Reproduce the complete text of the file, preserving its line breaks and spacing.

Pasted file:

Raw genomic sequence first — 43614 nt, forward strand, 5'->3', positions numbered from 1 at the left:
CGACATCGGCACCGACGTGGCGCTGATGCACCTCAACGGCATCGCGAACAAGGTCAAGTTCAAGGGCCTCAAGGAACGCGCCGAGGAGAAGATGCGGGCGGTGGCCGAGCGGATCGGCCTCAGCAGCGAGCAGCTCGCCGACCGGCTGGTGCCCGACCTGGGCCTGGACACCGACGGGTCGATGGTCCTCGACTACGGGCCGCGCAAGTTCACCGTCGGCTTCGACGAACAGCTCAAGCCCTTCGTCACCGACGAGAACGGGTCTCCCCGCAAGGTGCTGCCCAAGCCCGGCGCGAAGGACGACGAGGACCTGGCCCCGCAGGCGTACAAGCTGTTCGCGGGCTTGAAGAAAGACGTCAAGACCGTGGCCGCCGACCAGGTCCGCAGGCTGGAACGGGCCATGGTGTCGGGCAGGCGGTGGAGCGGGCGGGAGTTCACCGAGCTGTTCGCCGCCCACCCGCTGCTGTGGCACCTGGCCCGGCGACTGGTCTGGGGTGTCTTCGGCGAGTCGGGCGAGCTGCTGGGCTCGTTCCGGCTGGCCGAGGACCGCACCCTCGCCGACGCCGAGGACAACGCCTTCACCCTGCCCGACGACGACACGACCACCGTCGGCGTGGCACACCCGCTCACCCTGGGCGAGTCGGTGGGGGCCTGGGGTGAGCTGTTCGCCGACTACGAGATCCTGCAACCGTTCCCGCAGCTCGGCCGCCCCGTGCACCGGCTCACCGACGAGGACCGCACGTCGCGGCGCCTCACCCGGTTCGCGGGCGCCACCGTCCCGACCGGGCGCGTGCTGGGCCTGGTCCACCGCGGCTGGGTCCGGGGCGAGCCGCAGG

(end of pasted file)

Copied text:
Raw genomic sequence first — 43614 nt, forward strand, 5'->3', positions numbered from 1 at the left:
CGACATCGGCACCGACGTGGCGCTGATGCACCTCAACGGCATCGCGAACAAGGTCAAGTTCAAGGGCCTCAAGGAACGCGCCGAGGAGAAGATGCGGGCGGTGGCCGAGCGGATCGGCCTCAGCAGCGAGCAGCTCGCCGACCGGCTGGTGCCCGACCTGGGCCTGGACACCGACGGGTCGATGGTCCTCGACTACGGGCCGCGCAAGTTCACCGTCGGCTTCGACGAACAGCTCAAGCCCTTCGTCACCGACGAGAACGGGTCTCCCCGCAAGGTGCTGCCCAAGCCCGGCGCGAAGGACGACGAGGACCTGGCCCCGCAGGCGTACAAGCTGTTCGCGGGCTTGAAGAAAGACGTCAAGACCGTGGCCGCCGACCAGGTCCGCAGGCTGGAACGGGCCATGGTGTCGGGCAGGCGGTGGAGCGGGCGGGAGTTCACCGAGCTGTTCGCCGCCCACCCGCTGCTGTGGCACCTGGCCCGGCGACTGGTCTGGGGTGTCTTCGGCGAGTCGGGCGAGCTGCTGGGCTCGTTCCGGCTGGCCGAGGACCGCACCCTCGCCGACGCCGAGGACAACGCCTTCACCCTGCCCGACGACGACACGACCACCGTCGGCGTGGCACACCCGCTCACCCTGGGCGAGTCGGTGGGGGCCTGGGGTGAGCTGTTCGCCGACTACGAGATCCTGCAACCGTTCCCGCAGCTCGGCCGCCCCGTGCACCGGCTCACCGACGAGGACCGCACGTCGCGGCGCCTCACCCGGTTCGCGGGCGCCACCGTCCCGACCGGGCGCGTGCTGGGCCTGGTCCACCGCGGCTGGGTCCGGGGCGAGCCGCAGG